Founding Members


  • Gary English
  • Steven Fullwood
  • Kenneth T. Jones
  • Robert Miller, Jr.
  • John Mitchell, Ph.D.
  • Michael Roberson
  • Ron Simmons, Ph.D.

    Dr. Simmons is the CEO of Us Helping Us, People Into Living, Inc. in Washington, D.C. Some of his duties include: responsible for organizational development and administration, fiscal oversight, grant writing, community and corporate relations. His professional interests include HIV prevention programs and services, community development and empowerment, self-conception and behavior change.

    Contact: info@bgrg-international.org

  • George Smith, Ph.D.
  • Darrell Wheeler, Ph.D.

    Darrell P. Wheeler PH.D., M.P.H., ACSW; Dean at Loyola University Chicago's School of Social Work. Dean Wheeler's collegiate education began at Cornell College where he received his Bachelor of Arts in Sociology. At Howard University he received his M.S.W. in Health and Mental Health. He then went on to The University of Pittsburgh and was granted a M.P.H. in Health Administration as well as his Ph.D. in Social Work.

    Dr. Wheeler's teaching career began as an Assistant Professor at the University of North Carolina at Greensboro, then moving on to New York to teach at Columbia University, before joining the faculty at the Hunter College (CUNY) School of Social Work. He was also a visiting Assistant Professor at the University of California, San Francisco. While at Hunter, he received Full Professorship and finished his time there as an Associate Dean for Research and Community Partnerships. Prior to his academic career, Dr. Wheeler worked in community-based social service programs, psychiatric hospitals, and had a private practice in psychotherapy.

    Dr. Wheeler's research interests include the overall research agenda and publications focused on the identification and exploration of individual and communal resiliencies in HIV prevention and intervention, with particular emphasis on African American and Black gay, bisexual and transgender communities.

    In addition to teaching Darrell is also heavily involved in various grants targeted around HIV/AIDS prevention, planning, testing, and training, sits on Editorial Boards, belongs to several professional associations, has an extensive presentation and panel schedule.

    Dr. Wheeler is a member of, and has held nationally elected positions in, the American Public Health Association and the National Association of Social Workers. Selected recent scholarship has included the following publications:

    * Bond, L., Wheeler, D. P., Millett, G. A., LaPollo, A. B., Carson, L. F., & Liau, A. (2009). Black men who have sex with men and the association of down-low identity with HIV risk behavior. American Journal of Public Health, 99(S1), S92-S95.

    * Wheeler, D. P. (2009). National Health Line: Mounting social work response to the worsening HIV epidemic in Black communities. Health & Social Work, 34, 156-159.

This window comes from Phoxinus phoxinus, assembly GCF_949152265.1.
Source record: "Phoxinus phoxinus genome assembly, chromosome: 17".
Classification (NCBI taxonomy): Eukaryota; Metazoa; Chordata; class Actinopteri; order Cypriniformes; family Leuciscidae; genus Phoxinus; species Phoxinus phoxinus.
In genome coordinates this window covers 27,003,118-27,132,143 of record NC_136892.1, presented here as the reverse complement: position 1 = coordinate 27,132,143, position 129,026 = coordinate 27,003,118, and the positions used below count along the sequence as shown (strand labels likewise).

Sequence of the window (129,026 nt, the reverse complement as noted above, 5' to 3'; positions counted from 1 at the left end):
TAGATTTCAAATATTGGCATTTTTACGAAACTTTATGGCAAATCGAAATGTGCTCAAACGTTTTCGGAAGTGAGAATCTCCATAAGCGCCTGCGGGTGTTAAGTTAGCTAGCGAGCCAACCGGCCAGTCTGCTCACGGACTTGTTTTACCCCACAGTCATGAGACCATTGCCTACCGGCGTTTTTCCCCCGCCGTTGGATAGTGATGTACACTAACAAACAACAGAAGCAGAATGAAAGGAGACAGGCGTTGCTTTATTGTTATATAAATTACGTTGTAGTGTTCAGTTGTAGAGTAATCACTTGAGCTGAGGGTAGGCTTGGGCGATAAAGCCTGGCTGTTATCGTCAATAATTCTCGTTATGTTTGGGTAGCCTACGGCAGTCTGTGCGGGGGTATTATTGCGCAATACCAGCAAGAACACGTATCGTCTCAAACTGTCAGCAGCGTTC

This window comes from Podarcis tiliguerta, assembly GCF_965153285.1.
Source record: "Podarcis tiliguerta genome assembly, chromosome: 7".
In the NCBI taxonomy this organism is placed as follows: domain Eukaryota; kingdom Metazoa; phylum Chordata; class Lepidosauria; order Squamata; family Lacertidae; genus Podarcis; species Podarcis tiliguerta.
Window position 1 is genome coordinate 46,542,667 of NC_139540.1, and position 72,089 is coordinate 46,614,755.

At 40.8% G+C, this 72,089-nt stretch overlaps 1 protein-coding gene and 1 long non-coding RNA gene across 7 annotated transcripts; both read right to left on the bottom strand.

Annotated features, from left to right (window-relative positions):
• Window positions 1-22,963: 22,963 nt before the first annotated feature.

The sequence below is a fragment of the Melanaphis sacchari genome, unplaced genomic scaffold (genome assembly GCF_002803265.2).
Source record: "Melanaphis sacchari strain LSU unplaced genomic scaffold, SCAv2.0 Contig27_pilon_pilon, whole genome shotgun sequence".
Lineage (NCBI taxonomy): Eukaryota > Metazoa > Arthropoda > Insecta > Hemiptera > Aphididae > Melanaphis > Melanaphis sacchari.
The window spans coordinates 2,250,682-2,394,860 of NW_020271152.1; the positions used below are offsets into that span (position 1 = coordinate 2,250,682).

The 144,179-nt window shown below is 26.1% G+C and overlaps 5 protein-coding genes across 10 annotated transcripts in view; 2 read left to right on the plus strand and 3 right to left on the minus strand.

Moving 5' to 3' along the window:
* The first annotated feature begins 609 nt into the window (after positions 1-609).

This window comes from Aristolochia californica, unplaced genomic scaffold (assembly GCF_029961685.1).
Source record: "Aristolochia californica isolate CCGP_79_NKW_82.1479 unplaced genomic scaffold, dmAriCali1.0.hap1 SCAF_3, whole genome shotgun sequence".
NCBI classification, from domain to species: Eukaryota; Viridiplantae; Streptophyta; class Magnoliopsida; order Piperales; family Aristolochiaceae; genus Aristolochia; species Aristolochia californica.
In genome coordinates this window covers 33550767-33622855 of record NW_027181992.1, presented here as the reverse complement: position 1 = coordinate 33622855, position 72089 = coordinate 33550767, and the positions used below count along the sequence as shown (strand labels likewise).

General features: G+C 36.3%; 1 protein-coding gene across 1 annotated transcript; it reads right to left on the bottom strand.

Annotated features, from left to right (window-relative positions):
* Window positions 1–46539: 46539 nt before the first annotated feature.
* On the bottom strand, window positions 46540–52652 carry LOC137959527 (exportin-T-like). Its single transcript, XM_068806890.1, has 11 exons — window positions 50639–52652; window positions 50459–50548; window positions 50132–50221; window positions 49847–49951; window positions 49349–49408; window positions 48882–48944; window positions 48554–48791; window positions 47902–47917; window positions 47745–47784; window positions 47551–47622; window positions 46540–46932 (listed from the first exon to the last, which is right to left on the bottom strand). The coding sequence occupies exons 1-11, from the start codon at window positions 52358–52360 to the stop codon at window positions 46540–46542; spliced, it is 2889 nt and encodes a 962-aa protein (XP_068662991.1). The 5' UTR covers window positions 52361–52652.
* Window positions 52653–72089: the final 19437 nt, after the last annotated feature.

* Wheeler, D.P. (2008). Methodological issues in conducting community-based health and social services research among urban Black and African American LGBT populations. In W. Meezan and J. I. Martin (Eds.), Handbook of Research with Lesbian, Gay and Bisexual Transgender Populations (pp. 300-314). New York: Routledge.

    Contact: deanwheeler@luc.edu

  • Leo Wilton, PhD.

    Leo Wilton is an Associate Professor of Human Development in the College of Community and Public Affairs at the State University of New York at Binghamton. Dr. Wilton is a founding member and immediate past chair of the Black Gay Research Group. His primary research interests include health disparities (primary and secondary HIV prevention); community based research and evaluation; and Black psychological development and mental health. Dr. Wilton's scholarly research on the AIDS epidemic focuses on the intersectionality of race, gender, and sexuality, as situated in macro-and -micro-level inequalities in Black communities, both nationally and internationally. His international research focuses on the socio-cultural contexts of HIV-related health disparities health in the African Diaspora.

    The overall objective of Dr. Wilton's scholarly research program has been to focus on the impact of socio-cultural factors that influence sexual/drug-risk and protective behavior and mental health for Black men who have sex with men (MSM) in urban communities. His research interests examine socio-cultural factors that provide the basis for the development of culturally grounded HIV prevention interventions for Black MSM. Dr. Wilton is a recipient of the Chancellor's Award for Excellence in Teaching in the State University of New York (SUNY). He completed a PhD degree in counseling psychology at New York University, predoctoral clinical psychology fellowship in the Department of Psychiatry at the Yale School of Medicine, a three-year postdoctoral research fellowship in HIV behavioral research and evaluation at New York University, and a postdoctoral summer fellowship in the Empirical Summer Program in Multi-Ethnic Research at the University of Michigan.

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